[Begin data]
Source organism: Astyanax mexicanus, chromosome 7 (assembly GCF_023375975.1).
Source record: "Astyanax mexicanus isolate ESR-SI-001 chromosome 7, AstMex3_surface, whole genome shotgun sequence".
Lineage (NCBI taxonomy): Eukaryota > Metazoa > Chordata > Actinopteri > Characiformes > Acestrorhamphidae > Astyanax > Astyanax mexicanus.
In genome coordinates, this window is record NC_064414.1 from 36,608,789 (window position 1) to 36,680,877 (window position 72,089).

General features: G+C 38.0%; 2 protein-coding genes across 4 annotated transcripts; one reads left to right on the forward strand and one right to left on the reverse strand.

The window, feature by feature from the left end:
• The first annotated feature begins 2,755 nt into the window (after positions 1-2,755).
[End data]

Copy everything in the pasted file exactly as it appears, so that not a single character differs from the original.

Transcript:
Source organism: Astyanax mexicanus, chromosome 7 (assembly GCF_023375975.1).
Source record: "Astyanax mexicanus isolate ESR-SI-001 chromosome 7, AstMex3_surface, whole genome shotgun sequence".
Lineage (NCBI taxonomy): Eukaryota > Metazoa > Chordata > Actinopteri > Characiformes > Acestrorhamphidae > Astyanax > Astyanax mexicanus.
In genome coordinates, this window is record NC_064414.1 from 36,608,789 (window position 1) to 36,680,877 (window position 72,089).

General features: G+C 38.0%; 2 protein-coding genes across 4 annotated transcripts; one reads left to right on the forward strand and one right to left on the reverse strand.

The window, feature by feature from the left end:
• The first annotated feature begins 2,755 nt into the window (after positions 1-2,755).